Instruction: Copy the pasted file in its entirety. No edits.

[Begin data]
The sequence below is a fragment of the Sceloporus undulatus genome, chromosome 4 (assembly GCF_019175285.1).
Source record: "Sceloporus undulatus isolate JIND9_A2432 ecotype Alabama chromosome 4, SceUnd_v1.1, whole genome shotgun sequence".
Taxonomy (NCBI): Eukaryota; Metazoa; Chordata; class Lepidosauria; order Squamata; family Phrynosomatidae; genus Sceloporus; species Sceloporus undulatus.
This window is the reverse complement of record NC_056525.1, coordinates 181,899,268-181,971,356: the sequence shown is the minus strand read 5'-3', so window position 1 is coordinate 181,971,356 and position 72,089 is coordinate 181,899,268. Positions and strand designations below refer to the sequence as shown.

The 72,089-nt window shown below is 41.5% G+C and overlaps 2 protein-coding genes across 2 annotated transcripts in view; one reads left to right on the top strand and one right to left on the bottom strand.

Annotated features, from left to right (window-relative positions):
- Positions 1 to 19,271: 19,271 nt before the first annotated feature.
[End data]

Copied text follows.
The sequence below is a fragment of the Sceloporus undulatus genome, chromosome 4 (assembly GCF_019175285.1).
Source record: "Sceloporus undulatus isolate JIND9_A2432 ecotype Alabama chromosome 4, SceUnd_v1.1, whole genome shotgun sequence".
Taxonomy (NCBI): Eukaryota; Metazoa; Chordata; class Lepidosauria; order Squamata; family Phrynosomatidae; genus Sceloporus; species Sceloporus undulatus.
This window is the reverse complement of record NC_056525.1, coordinates 181,899,268-181,971,356: the sequence shown is the minus strand read 5'-3', so window position 1 is coordinate 181,971,356 and position 72,089 is coordinate 181,899,268. Positions and strand designations below refer to the sequence as shown.

The 72,089-nt window shown below is 41.5% G+C and overlaps 2 protein-coding genes across 2 annotated transcripts in view; one reads left to right on the top strand and one right to left on the bottom strand.

Annotated features, from left to right (window-relative positions):
- Positions 1 to 19,271: 19,271 nt before the first annotated feature.